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Colleges call for a GCSE retake ‘single lock’

14th August 2020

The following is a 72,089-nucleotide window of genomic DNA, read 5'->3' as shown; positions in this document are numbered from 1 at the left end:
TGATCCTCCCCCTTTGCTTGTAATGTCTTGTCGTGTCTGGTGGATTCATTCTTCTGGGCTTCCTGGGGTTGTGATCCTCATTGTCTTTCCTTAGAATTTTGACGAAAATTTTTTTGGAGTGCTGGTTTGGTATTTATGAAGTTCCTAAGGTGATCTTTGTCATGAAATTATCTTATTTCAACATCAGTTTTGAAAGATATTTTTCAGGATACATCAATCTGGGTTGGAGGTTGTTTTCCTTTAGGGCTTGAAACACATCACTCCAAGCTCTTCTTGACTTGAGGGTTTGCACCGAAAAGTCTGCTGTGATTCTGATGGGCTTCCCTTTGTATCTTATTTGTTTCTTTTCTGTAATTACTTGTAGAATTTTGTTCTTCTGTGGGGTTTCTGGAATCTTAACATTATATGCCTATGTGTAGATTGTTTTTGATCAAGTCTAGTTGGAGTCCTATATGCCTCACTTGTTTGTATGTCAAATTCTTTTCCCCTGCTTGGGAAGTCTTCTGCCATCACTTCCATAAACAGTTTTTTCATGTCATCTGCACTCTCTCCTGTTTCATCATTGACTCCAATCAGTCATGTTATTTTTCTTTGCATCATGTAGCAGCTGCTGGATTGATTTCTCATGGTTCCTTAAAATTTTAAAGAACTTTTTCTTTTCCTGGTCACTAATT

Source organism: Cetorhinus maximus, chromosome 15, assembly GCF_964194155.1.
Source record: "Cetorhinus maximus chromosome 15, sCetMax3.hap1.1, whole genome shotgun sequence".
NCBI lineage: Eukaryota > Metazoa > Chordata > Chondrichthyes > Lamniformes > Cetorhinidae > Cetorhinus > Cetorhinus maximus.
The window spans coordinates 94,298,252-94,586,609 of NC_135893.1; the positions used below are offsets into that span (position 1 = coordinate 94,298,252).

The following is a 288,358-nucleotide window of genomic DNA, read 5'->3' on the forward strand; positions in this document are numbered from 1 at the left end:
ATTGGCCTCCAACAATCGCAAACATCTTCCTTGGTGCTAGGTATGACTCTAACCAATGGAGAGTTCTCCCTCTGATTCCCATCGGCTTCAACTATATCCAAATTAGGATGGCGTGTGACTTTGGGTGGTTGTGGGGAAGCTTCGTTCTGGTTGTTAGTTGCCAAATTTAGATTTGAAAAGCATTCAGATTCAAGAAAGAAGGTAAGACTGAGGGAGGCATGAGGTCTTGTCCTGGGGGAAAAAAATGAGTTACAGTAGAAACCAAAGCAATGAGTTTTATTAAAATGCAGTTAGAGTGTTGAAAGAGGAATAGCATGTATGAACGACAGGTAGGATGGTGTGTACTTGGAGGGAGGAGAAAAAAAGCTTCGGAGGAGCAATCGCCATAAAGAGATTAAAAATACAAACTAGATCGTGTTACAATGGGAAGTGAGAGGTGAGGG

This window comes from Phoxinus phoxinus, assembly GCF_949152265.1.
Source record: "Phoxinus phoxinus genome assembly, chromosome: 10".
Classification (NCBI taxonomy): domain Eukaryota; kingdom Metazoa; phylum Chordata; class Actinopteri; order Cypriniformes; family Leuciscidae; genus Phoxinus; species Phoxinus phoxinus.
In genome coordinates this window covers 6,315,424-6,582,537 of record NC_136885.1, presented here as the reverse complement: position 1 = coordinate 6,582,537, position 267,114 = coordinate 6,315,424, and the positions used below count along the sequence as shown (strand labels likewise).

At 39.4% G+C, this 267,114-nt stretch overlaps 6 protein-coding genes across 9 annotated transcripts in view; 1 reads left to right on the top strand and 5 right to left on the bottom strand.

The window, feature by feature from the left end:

Colleges call for a GCSE retake ‘single lock’ to support some of the most disadvantaged students in the country Ahead of next week’s GCSE results, the Association of Colleges, which represents more than 90% of England’s colleges, is asking for a ‘single lock’ to support the future progress of over 120,000 young people who were due to resit their English and maths GCSEs in colleges this summer. Put simply, AoC is asking for the final grade to be what their teachers and lecturers painstakingly assessed, with no algorithm used.Without actual exams to go by, OfQual has implemented a similar process for GCSEs as was used for A Level results this week. Those A Level results showed that algorithms do not work for every student and did not work for many colleges. The algorithms are particularly inappropriate where prior achievement is low and where institutional performance has changed in recent years.The Association is therefore calling for teacher assessed grades to be honoured and not be subject to any statistical adjustment because: These are among the most disadvantaged students in our system, around 70% of this cohort are from disadvantaged groups. Colleges approached the process of producing Centre Assessment Grades (CAGs) very rigorously using robust evidence and applying challenge and moderation to ensure consistent standards. The GCSE grade 3 /4 boundary is a cliff edge and falling the ‘wrong’ side of it has a profound and long-term impact on students’ lives Previous post-16 retake results are not a reliable guide to these students’ achievement, so it is particularly arbitrary for them to have an algorithm decide which side of that cliff edge they fall. David Hughes, Chief Executive of the Association of Colleges said: "Removing GCSE resit students from the results algorithm is the right thing to do to for some of the most disadvantaged students in the country. Honouring teachers’ grade 4 predictions will give thousands of students the backing they need to progress after a very disrupted period. Colleges want to help them get back into learning after lockdown and make progress onto their next course. This will be one less challenge to face as they continue with their studies. It will be the break they need to show that the system is looking after their interests.”